________________ CM . . . . Volume I Number 13 . . . . September 8, 1995

Frankie Zapper and the Disappearing Teacher

Linda Rogers. Illustrated by Rick Van Krugel.
Vancouver: Ronsdale Press, 1994. 119pp, paper, $7.95.
ISBN 0-921870-27-2

Grades 3 - 6 / Ages 8 - 11.
Review by Harriet Zaidman.


It made Mr. Smith furious when Frankie took on his daydreams. He even tried shutting the curtains, but Zapper could see through cloth. He could dream his way through metal. When they talked about the Iron Curtain in Social Studies, Odie looked at Frankie, glassy-eyed and lost in his thought, and he knew he could cut through anything, like a diamond drill or a singer with a high squeaky voice.

Frankie Zapper (so named because of his ability to zap spit-balls) has a talent that only his best friends, Jen and Odie, know about: he can make wishes come true. Magic happens when Frankie starts to dream. But Frankie is plagued by mean-spirited, cruel Mr. Smith, a home-room teacher with no heart or sense of humour. Mr. Smith is every child's worst nightmare, and he especially doesn't like dreamers or philosophers like Frankie. The plot thickens when Frankie reveals his magic talent before his whole class by wishing Mr. Smith would disappear - and he does. Mr. Smith is turned into a parrot ( a nasty one at that).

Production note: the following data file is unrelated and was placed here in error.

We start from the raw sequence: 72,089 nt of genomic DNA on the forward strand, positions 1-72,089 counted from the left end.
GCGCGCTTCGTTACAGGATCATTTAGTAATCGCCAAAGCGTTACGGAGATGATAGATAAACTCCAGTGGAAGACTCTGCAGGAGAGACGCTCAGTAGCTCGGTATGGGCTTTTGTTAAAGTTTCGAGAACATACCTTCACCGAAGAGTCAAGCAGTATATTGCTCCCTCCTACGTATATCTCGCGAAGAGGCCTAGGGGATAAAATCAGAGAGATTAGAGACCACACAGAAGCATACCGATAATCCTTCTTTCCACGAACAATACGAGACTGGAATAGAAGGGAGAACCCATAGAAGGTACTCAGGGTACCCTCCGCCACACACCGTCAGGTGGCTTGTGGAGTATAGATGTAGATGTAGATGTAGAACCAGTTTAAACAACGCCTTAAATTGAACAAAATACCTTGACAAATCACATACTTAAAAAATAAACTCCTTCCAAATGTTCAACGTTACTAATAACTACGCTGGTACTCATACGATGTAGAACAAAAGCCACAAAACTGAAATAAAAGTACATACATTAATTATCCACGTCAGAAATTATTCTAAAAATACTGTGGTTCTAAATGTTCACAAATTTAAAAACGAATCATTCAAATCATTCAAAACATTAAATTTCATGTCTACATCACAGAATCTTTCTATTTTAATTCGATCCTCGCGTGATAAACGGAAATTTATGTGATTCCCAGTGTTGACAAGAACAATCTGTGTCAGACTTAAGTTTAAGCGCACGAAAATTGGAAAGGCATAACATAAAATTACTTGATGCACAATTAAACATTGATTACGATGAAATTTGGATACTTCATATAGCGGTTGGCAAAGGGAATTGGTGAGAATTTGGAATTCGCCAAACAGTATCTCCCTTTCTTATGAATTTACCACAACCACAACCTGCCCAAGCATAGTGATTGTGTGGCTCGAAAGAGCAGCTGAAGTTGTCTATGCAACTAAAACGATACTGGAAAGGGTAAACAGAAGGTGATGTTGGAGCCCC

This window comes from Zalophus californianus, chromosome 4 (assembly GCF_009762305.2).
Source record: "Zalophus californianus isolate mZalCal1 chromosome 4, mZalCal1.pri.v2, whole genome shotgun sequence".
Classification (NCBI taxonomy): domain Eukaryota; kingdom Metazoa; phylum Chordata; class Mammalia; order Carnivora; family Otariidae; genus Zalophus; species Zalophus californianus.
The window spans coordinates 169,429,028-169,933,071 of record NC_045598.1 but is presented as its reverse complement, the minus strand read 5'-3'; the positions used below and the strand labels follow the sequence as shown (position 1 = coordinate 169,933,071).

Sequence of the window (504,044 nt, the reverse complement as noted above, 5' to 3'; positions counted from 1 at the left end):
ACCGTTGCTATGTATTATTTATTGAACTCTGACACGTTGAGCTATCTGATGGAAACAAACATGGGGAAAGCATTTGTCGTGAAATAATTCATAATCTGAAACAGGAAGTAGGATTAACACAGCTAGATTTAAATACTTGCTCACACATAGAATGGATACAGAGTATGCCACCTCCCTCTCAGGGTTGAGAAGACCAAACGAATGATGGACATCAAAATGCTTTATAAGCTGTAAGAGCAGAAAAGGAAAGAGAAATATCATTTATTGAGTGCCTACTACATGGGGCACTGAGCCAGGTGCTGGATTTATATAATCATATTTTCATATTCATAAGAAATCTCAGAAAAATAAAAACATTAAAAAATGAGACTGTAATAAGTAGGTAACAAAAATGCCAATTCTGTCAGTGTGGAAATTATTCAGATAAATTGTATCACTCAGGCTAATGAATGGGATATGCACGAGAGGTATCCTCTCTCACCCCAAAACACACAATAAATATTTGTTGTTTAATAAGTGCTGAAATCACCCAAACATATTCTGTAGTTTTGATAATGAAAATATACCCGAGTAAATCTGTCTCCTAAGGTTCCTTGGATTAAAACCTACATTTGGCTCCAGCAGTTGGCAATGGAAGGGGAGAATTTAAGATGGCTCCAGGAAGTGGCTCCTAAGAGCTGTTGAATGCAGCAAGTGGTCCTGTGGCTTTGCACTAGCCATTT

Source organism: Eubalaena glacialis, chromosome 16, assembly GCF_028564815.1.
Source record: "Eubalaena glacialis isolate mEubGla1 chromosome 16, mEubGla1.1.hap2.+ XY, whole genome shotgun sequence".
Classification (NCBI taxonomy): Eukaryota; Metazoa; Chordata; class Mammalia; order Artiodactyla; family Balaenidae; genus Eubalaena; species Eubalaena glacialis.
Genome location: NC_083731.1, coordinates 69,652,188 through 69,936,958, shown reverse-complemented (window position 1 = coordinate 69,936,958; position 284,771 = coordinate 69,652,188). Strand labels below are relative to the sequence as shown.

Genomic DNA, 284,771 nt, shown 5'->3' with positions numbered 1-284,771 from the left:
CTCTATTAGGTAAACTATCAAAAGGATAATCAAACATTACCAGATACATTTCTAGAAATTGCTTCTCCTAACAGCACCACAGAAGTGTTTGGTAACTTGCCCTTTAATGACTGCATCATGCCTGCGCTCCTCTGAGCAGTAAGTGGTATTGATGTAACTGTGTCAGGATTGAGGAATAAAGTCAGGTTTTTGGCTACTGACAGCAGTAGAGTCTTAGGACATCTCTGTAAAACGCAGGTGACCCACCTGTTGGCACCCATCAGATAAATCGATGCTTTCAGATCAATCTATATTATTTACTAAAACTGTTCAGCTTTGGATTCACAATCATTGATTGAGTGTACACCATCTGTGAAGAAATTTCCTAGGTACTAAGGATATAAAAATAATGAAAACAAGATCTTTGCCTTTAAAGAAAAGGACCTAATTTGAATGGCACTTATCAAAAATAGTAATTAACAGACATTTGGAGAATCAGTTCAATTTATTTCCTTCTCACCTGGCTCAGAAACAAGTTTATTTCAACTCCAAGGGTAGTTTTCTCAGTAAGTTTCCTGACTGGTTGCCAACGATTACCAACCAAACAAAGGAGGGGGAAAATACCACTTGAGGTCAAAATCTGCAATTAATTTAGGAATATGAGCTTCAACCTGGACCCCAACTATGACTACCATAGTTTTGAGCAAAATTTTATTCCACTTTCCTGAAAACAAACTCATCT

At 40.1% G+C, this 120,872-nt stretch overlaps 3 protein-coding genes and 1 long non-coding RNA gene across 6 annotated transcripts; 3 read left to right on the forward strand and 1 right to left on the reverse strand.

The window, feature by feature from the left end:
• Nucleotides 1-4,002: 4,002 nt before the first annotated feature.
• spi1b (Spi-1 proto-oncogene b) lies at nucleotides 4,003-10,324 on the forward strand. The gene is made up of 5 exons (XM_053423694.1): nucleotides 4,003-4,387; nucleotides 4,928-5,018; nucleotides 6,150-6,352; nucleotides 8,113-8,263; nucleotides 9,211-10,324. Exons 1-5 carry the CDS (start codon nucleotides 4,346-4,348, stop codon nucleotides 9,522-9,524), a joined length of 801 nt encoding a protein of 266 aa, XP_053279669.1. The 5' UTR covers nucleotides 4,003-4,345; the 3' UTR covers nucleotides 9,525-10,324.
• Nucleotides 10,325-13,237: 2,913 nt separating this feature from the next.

Because they all hated Mr. Smith, the whole class is implicated, so they all have to participate in the cover-up. The principal is confused, the substitutes are driven crazy, and then . . . Mr. Smith flies out the window! Does the class get him back? Can Frankie's magic solve the case?

This is a fun fiction book for students who read everything, and for students who only like to read humour. What sets it apart from other books is that the protagonist is a First Nations character. While Frankie fits a few stereotypes (he comes from a poor family, he has a mystical air about him . . . ), he also is an ordinary boy with caucasian friends. But the humorous plot is the issue, and Frankie is a character who is able to find the solution, and his mystical talents are the catalyst for solving (and creating) the problem. Rogers' story involves children from different backgrounds, and while she explains their situations (Jen and Odie each have their own special problems), she doesn't let them overtake the plot.

The pen and ink drawings are appealing. This book would be a good read-aloud for a class, as well as a supplemental book in a reading collection.


Harriet Zaidman is a teacher-librarian at Niakwa Place School in Winnipeg.

To comment on this title or this review, send mail to cm@umanitoba.ca.

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The Manitoba Library Association
ISSN 1201-9364